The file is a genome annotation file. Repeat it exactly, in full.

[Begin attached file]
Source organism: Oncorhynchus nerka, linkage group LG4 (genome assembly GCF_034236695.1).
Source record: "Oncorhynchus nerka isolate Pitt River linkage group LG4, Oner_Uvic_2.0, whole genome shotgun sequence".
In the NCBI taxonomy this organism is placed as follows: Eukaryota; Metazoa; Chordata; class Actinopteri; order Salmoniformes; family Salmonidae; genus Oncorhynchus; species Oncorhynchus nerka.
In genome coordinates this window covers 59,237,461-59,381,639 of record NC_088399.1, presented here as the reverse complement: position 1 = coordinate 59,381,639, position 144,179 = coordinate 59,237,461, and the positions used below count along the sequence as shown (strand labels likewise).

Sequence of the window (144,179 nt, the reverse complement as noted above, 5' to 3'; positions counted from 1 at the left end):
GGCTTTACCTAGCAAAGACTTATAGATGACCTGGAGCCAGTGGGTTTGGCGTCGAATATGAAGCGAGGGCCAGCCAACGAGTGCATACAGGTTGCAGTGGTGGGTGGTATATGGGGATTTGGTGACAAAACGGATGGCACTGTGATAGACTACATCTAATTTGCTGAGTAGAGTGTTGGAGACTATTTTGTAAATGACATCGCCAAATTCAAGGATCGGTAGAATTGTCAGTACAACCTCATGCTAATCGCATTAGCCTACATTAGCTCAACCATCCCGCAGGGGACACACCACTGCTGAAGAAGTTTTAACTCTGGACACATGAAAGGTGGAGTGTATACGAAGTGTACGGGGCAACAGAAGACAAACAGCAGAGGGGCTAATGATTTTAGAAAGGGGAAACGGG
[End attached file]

Source organism: Oncorhynchus nerka, linkage group LG4 (genome assembly GCF_034236695.1).
Source record: "Oncorhynchus nerka isolate Pitt River linkage group LG4, Oner_Uvic_2.0, whole genome shotgun sequence".
In the NCBI taxonomy this organism is placed as follows: Eukaryota; Metazoa; Chordata; class Actinopteri; order Salmoniformes; family Salmonidae; genus Oncorhynchus; species Oncorhynchus nerka.
In genome coordinates this window covers 59,237,461-59,381,639 of record NC_088399.1, presented here as the reverse complement: position 1 = coordinate 59,381,639, position 144,179 = coordinate 59,237,461, and the positions used below count along the sequence as shown (strand labels likewise).

Sequence of the window (144,179 nt, the reverse complement as noted above, 5' to 3'; positions counted from 1 at the left end):
GGCTTTACCTAGCAAAGACTTATAGATGACCTGGAGCCAGTGGGTTTGGCGTCGAATATGAAGCGAGGGCCAGCCAACGAGTGCATACAGGTTGCAGTGGTGGGTGGTATATGGGGATTTGGTGACAAAACGGATGGCACTGTGATAGACTACATCTAATTTGCTGAGTAGAGTGTTGGAGACTATTTTGTAAATGACATCGCCAAATTCAAGGATCGGTAGAATTGTCAGTACAACCTCATGCTAATCGCATTAGCCTACATTAGCTCAACCATCCCGCAGGGGACACACCACTGCTGAAGAAGTTTTAACTCTGGACACATGAAAGGTGGAGTGTATACGAAGTGTACGGGGCAACAGAAGACAAACAGCAGAGGGGCTAATGATTTTAGAAAGGGGAAACGGG